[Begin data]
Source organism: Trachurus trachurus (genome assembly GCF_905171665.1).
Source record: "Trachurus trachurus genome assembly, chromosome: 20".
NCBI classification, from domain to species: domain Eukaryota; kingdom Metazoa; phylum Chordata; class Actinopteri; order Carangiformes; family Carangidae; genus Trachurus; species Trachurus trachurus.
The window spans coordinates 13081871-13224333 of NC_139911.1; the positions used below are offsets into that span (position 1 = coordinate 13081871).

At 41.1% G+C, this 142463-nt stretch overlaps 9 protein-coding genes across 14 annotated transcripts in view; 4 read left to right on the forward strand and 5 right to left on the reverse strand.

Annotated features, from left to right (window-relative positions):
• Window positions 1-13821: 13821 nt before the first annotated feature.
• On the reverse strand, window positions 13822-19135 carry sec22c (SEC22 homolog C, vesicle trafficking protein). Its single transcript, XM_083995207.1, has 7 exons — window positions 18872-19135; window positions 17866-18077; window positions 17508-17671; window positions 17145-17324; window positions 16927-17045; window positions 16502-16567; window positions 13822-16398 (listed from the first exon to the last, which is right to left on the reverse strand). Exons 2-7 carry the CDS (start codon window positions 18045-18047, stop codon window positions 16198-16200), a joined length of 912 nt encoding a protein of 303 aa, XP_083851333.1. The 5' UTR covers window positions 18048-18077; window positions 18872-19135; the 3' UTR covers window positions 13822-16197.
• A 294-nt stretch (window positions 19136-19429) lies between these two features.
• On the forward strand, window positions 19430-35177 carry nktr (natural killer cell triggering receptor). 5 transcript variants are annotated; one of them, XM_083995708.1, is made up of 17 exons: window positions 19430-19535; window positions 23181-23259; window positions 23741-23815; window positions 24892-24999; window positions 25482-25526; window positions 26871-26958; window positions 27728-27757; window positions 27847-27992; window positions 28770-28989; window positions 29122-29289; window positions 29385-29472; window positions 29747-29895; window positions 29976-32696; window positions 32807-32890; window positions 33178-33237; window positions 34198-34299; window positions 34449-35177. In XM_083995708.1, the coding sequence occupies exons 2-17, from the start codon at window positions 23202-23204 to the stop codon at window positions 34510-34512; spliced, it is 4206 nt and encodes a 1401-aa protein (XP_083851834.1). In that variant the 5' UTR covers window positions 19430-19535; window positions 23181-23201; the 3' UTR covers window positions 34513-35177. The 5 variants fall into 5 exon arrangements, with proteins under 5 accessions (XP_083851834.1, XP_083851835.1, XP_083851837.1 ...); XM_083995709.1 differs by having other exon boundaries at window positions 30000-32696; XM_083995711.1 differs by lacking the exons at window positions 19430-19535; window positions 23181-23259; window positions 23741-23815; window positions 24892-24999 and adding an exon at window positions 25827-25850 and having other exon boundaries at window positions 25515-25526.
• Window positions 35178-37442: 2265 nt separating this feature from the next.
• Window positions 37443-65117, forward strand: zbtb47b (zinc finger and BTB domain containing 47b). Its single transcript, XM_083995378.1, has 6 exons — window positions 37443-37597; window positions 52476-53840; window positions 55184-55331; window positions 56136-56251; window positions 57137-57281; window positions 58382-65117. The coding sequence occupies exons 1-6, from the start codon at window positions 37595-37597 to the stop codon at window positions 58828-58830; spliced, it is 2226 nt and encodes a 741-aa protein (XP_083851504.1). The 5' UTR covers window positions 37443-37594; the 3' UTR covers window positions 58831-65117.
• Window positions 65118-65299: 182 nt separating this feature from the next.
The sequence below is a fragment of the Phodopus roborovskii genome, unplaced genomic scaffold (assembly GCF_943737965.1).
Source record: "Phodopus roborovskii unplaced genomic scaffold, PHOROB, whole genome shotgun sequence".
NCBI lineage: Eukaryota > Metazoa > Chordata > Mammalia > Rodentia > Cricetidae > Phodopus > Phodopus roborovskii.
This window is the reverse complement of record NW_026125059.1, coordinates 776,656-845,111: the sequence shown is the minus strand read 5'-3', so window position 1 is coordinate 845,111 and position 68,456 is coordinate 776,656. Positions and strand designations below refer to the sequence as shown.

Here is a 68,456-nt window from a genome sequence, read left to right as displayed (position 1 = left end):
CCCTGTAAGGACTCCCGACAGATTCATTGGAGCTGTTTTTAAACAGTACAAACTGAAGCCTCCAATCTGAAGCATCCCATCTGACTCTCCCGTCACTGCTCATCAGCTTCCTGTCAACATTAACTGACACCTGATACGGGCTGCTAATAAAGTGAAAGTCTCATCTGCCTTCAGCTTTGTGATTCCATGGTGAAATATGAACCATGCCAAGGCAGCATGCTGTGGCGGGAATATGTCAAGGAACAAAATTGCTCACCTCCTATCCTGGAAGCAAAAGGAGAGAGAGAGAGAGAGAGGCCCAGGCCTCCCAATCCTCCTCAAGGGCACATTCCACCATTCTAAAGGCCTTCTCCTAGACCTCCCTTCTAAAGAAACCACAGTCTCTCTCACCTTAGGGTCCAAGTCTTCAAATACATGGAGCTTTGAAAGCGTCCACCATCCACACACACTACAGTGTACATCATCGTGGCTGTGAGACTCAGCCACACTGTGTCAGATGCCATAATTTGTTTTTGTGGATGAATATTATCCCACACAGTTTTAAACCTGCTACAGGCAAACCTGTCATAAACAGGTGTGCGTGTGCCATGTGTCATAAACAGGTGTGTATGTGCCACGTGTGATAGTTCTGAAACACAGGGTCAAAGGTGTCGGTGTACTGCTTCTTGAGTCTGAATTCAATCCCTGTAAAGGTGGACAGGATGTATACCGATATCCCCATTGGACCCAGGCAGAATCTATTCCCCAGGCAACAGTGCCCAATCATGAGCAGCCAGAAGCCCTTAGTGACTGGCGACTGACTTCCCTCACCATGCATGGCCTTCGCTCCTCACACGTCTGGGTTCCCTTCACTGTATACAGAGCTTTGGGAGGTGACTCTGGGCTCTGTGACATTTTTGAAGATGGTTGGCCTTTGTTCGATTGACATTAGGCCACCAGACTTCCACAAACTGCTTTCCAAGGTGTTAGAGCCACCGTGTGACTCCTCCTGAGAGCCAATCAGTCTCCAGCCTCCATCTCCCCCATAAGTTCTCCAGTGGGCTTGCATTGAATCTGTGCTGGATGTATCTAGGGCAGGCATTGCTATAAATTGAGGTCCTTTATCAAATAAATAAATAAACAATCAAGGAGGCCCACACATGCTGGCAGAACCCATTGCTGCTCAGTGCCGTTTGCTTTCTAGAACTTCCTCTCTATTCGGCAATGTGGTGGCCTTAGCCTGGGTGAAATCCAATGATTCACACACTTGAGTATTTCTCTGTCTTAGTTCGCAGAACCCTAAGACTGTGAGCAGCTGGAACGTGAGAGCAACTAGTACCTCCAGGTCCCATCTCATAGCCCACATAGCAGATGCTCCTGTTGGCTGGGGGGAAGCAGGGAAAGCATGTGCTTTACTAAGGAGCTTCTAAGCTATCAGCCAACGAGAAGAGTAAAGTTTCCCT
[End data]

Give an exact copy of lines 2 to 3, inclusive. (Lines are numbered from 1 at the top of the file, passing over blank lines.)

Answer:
Source record: "Trachurus trachurus genome assembly, chromosome: 20".
NCBI classification, from domain to species: domain Eukaryota; kingdom Metazoa; phylum Chordata; class Actinopteri; order Carangiformes; family Carangidae; genus Trachurus; species Trachurus trachurus.